Gay Fiction Speaks: Conversations with Gay Novelists

By Richard Canning | Go to book overview

SEVEN
ALLAN GURGANUS

Allan Gurganus is best known for his fictionalization of the consequences of the American Civil War, Oldest Living Confederate Widow Tells All, and for his second novel concerning the impact of AIDS upon 1980s New York, Plays Well with Others. Born in North Carolina in 1947, at twelve Gurganus gave a one-man show of his oil paintings. On graduating from high school in 1965, he attended the Philadelphia Academy of Fine Arts. In 1966 Gurganus joined the Navy and, while on ship, started writing. He came out at twenty-one, and moved to New York to attend Sarah Lawrence College. In 1972 Gurganus won a scholarship to the Iowa Writers’ Workshop, where he was tutored and befriended by the novelist John Cheever. In 1974 Cheever successfully submitted Gurganus’s “Minor Heroism” to the New Yorker. Gurganus taught briefly at Stanford and Duke universities before returning to New York to teach part-time at Sarah Lawrence College.

In 1981 Gurganus began writing his first novel, the comic epic about the history of the South, Oldest Living Confederate Widow Tells All (New York: Knopf, 1989). Gurganus’s short stories, meanwhile, had appeared in the New Yorker, Harper’s, Granta, and anthologies such as Edmund White, ed., Faber Book of Gay Short Fiction (London: Faber and Faber, 1991). They were later collected in White People (New York: Knopf, 1991). Plays Well with Others (New York: Knopf, 1997), Gurganus’s most recent novel, is set in New York in the period before and during the devastation caused by AIDS. His story “Preserva-

-225-

Notes for this page

Add a new note
If you are trying to select text to create highlights or citations, remember that you must now click or tap on the first word, and then click or tap on the last word.
One moment ...
Default project is now your active project.
Project items
Notes
Cite this page

Cited page

Style
Citations are available only to our active members.
Buy instant access to cite pages or passages in MLA 8, MLA 7, APA and Chicago citation styles.

(Einhorn, 1992, p. 25)

(Einhorn 25)

(Einhorn 25)

1. Lois J. Einhorn, Abraham Lincoln, the Orator: Penetrating the Lincoln Legend (Westport, CT: Greenwood Press, 1992), 25, http://www.questia.com/read/27419298.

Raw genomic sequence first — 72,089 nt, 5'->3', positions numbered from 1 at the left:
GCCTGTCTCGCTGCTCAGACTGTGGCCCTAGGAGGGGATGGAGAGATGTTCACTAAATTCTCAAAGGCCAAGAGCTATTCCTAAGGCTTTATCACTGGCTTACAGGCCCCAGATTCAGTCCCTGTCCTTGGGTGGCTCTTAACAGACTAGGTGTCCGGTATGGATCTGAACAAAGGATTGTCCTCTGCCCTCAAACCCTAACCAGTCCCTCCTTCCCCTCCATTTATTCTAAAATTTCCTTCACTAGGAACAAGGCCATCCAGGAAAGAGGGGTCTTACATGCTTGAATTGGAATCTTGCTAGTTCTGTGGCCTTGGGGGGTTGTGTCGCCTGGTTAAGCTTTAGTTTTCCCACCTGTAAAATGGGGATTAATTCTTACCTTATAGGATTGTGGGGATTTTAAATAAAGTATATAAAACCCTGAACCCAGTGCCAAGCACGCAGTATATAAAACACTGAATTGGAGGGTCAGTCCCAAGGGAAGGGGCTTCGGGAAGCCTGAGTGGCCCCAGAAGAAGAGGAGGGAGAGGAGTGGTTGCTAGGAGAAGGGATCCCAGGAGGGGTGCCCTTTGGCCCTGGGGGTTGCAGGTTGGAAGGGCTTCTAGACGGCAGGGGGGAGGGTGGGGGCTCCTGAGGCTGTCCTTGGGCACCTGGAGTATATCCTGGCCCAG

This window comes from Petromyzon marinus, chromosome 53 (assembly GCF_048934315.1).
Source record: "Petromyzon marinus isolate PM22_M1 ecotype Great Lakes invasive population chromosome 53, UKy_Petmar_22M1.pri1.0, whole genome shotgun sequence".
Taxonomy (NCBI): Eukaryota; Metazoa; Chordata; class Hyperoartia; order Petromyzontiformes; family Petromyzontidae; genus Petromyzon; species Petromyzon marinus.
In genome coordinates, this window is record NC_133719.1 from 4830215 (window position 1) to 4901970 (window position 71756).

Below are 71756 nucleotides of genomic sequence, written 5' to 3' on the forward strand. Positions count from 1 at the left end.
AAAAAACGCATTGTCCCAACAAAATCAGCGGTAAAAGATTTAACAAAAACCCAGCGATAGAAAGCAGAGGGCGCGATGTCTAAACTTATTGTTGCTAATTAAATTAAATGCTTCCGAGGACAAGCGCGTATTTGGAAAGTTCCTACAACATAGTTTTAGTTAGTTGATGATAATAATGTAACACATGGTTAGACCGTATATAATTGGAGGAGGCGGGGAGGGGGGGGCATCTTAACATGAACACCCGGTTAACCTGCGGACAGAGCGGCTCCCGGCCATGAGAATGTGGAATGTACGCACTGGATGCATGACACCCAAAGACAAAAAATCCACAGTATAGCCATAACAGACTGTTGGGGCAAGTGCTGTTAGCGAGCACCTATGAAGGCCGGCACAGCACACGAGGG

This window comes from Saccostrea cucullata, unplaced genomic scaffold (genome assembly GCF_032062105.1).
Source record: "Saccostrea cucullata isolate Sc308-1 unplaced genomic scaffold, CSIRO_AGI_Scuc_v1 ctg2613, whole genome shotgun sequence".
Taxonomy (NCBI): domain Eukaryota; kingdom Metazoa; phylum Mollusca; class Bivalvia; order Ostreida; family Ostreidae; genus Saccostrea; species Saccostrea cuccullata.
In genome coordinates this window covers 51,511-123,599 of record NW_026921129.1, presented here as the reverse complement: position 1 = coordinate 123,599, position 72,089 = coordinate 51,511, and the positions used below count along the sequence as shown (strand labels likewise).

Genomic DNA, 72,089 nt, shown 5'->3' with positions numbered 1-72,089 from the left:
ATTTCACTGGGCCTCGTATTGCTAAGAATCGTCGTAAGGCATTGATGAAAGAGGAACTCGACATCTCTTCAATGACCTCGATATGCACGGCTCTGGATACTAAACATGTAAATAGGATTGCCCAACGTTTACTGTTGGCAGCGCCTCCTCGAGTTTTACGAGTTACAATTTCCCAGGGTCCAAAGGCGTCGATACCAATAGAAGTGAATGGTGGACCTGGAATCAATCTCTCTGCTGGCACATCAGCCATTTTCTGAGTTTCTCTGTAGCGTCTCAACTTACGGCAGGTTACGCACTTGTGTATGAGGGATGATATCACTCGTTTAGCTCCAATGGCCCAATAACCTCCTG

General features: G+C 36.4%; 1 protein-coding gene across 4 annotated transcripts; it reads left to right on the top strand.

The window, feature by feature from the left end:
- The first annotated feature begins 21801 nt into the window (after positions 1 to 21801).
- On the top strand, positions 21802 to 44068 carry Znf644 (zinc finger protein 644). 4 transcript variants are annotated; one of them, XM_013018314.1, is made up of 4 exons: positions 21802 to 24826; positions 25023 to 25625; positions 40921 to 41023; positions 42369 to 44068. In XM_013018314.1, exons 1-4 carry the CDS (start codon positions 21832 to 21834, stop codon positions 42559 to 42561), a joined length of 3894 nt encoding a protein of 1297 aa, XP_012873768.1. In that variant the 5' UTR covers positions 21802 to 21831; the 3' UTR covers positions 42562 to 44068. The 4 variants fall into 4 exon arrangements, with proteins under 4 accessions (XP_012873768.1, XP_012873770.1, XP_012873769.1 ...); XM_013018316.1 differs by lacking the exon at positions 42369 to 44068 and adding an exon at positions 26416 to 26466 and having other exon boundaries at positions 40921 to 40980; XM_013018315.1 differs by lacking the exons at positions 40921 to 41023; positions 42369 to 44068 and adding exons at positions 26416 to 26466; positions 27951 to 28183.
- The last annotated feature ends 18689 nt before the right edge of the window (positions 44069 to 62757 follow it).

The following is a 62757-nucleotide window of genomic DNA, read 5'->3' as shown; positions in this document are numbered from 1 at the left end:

Note: primary sources have slightly different requirements for citation. Please see these guidelines for more information.

Cited page

Bookmark this page
Gay Fiction Speaks: Conversations with Gay Novelists
Table of contents

Table of contents

  • Title Page ii
  • Between Men ~ between Women v
  • Contents vii
  • Foreword ix
  • Introduction xvii
  • One - James Purdy 1
  • Two - John Rechy 41
  • Three - Edmund White 75
  • Four - Andrew Holleran 113
  • Five - Armistead Maupin 151
  • Six - Felice Picano 185
  • Seven - Allan Gurganus 225
  • Eight - Ethan Mordden 261
  • Nine - Dennis Cooper 297
  • Ten - Alan Hollinghurst 331
  • Eleven - David Leavitt 367
  • Twelve - Patrick Gale 399
  • Between Men ~ between Women 441
Settings

Settings

Typeface
Text size Smaller Larger Reset View mode
Search within

Search within this book

Look up

Look up a word

  • Dictionary
  • Thesaurus
Please submit a word or phrase above.
Print this page

Print this page

Why can't I print more than one page at a time?

Help
Full screen
Items saved from this book
  • Bookmarks
  • Highlights & Notes
  • Citations
/ 442

matching results for page

    Questia reader help

    How to highlight and cite specific passages

    1. Click or tap the first word you want to select.
    2. Click or tap the last word you want to select, and you’ll see everything in between get selected.
    3. You’ll then get a menu of options like creating a highlight or a citation from that passage of text.

    OK, got it!

    Cited passage

    Style
    Citations are available only to our active members.
    Buy instant access to cite pages or passages in MLA 8, MLA 7, APA and Chicago citation styles.

    "Portraying himself as an honest, ordinary person helped Lincoln identify with his audiences." (Einhorn, 1992, p. 25).

    "Portraying himself as an honest, ordinary person helped Lincoln identify with his audiences." (Einhorn 25)

    "Portraying himself as an honest, ordinary person helped Lincoln identify with his audiences." (Einhorn 25)

    "Portraying himself as an honest, ordinary person helped Lincoln identify with his audiences."1

    1. Lois J. Einhorn, Abraham Lincoln, the Orator: Penetrating the Lincoln Legend (Westport, CT: Greenwood Press, 1992), 25, http://www.questia.com/read/27419298.

    Cited passage

    Thanks for trying Questia!

    Please continue trying out our research tools, but please note, full functionality is available only to our active members.

    Your work will be lost once you leave this Web page.

    Buy instant access to save your work.

    Already a member? Log in now.

    Search by... Author
    Show... All Results Primary Sources Peer-reviewed

    Oops!

    An unknown error has occurred. Please click the button below to reload the page. If the problem persists, please try again in a little while.